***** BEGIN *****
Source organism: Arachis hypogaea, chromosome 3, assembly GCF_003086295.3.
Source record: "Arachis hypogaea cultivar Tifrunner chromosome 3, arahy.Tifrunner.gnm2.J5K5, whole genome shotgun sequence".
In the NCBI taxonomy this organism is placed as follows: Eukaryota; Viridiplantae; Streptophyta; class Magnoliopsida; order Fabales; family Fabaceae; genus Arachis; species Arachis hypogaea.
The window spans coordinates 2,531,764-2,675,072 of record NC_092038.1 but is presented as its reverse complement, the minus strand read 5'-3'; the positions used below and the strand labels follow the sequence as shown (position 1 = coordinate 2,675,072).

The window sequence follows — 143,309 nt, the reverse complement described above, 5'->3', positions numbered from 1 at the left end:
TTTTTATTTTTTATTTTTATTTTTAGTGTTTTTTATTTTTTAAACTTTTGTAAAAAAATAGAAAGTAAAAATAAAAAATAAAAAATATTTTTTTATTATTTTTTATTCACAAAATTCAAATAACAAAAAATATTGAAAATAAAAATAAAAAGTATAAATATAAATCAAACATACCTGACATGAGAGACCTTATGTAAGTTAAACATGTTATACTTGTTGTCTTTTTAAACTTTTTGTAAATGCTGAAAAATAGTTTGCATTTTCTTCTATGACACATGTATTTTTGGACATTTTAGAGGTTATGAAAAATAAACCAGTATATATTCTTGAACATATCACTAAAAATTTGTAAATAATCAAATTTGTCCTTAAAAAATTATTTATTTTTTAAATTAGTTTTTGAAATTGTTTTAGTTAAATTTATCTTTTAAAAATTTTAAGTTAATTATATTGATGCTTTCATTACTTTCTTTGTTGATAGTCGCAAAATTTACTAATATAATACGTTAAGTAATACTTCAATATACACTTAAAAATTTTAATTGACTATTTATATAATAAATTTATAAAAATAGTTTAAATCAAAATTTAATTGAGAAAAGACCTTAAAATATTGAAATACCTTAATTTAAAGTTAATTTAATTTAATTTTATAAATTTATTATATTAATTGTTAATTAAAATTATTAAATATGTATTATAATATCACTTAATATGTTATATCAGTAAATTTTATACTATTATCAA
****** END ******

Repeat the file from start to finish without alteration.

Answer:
Source organism: Arachis hypogaea, chromosome 3, assembly GCF_003086295.3.
Source record: "Arachis hypogaea cultivar Tifrunner chromosome 3, arahy.Tifrunner.gnm2.J5K5, whole genome shotgun sequence".
In the NCBI taxonomy this organism is placed as follows: Eukaryota; Viridiplantae; Streptophyta; class Magnoliopsida; order Fabales; family Fabaceae; genus Arachis; species Arachis hypogaea.
The window spans coordinates 2,531,764-2,675,072 of record NC_092038.1 but is presented as its reverse complement, the minus strand read 5'-3'; the positions used below and the strand labels follow the sequence as shown (position 1 = coordinate 2,675,072).

The window sequence follows — 143,309 nt, the reverse complement described above, 5'->3', positions numbered from 1 at the left end:
TTTTTATTTTTTATTTTTATTTTTAGTGTTTTTTATTTTTTAAACTTTTGTAAAAAAATAGAAAGTAAAAATAAAAAATAAAAAATATTTTTTTATTATTTTTTATTCACAAAATTCAAATAACAAAAAATATTGAAAATAAAAATAAAAAGTATAAATATAAATCAAACATACCTGACATGAGAGACCTTATGTAAGTTAAACATGTTATACTTGTTGTCTTTTTAAACTTTTTGTAAATGCTGAAAAATAGTTTGCATTTTCTTCTATGACACATGTATTTTTGGACATTTTAGAGGTTATGAAAAATAAACCAGTATATATTCTTGAACATATCACTAAAAATTTGTAAATAATCAAATTTGTCCTTAAAAAATTATTTATTTTTTAAATTAGTTTTTGAAATTGTTTTAGTTAAATTTATCTTTTAAAAATTTTAAGTTAATTATATTGATGCTTTCATTACTTTCTTTGTTGATAGTCGCAAAATTTACTAATATAATACGTTAAGTAATACTTCAATATACACTTAAAAATTTTAATTGACTATTTATATAATAAATTTATAAAAATAGTTTAAATCAAAATTTAATTGAGAAAAGACCTTAAAATATTGAAATACCTTAATTTAAAGTTAATTTAATTTAATTTTATAAATTTATTATATTAATTGTTAATTAAAATTATTAAATATGTATTATAATATCACTTAATATGTTATATCAGTAAATTTTATACTATTATCAA